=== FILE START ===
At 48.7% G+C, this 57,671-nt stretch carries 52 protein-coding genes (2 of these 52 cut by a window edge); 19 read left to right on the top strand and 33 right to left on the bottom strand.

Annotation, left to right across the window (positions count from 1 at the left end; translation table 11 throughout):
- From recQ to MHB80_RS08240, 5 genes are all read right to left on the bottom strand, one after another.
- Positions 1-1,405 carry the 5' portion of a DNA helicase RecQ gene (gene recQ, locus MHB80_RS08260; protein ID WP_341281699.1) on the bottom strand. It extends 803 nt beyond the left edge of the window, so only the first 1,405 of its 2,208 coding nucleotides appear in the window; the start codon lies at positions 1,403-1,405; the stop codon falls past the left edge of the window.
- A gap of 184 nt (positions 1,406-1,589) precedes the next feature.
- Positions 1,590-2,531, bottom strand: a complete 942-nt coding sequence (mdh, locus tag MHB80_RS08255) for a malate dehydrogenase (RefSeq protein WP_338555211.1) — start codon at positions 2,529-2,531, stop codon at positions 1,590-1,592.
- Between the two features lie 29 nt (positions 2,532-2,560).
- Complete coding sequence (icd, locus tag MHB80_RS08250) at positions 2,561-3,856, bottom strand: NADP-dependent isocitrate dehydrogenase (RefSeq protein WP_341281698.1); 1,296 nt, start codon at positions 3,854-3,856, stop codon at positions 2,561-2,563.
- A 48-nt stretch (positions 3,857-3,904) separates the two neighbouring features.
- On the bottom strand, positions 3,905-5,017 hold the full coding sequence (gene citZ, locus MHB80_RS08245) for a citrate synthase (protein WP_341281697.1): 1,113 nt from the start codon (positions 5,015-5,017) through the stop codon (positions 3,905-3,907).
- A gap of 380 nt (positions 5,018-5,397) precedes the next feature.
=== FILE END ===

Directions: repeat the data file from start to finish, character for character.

At 48.7% G+C, this 57,671-nt stretch carries 52 protein-coding genes (2 of these 52 cut by a window edge); 19 read left to right on the top strand and 33 right to left on the bottom strand.

Annotation, left to right across the window (positions count from 1 at the left end; translation table 11 throughout):
- From recQ to MHB80_RS08240, 5 genes are all read right to left on the bottom strand, one after another.
- Positions 1-1,405 carry the 5' portion of a DNA helicase RecQ gene (gene recQ, locus MHB80_RS08260; protein ID WP_341281699.1) on the bottom strand. It extends 803 nt beyond the left edge of the window, so only the first 1,405 of its 2,208 coding nucleotides appear in the window; the start codon lies at positions 1,403-1,405; the stop codon falls past the left edge of the window.
- A gap of 184 nt (positions 1,406-1,589) precedes the next feature.
- Positions 1,590-2,531, bottom strand: a complete 942-nt coding sequence (mdh, locus tag MHB80_RS08255) for a malate dehydrogenase (RefSeq protein WP_338555211.1) — start codon at positions 2,529-2,531, stop codon at positions 1,590-1,592.
- Between the two features lie 29 nt (positions 2,532-2,560).
- Complete coding sequence (icd, locus tag MHB80_RS08250) at positions 2,561-3,856, bottom strand: NADP-dependent isocitrate dehydrogenase (RefSeq protein WP_341281698.1); 1,296 nt, start codon at positions 3,854-3,856, stop codon at positions 2,561-2,563.
- A 48-nt stretch (positions 3,857-3,904) separates the two neighbouring features.
- On the bottom strand, positions 3,905-5,017 hold the full coding sequence (gene citZ, locus MHB80_RS08245) for a citrate synthase (protein WP_341281697.1): 1,113 nt from the start codon (positions 5,015-5,017) through the stop codon (positions 3,905-3,907).
- A gap of 380 nt (positions 5,018-5,397) precedes the next feature.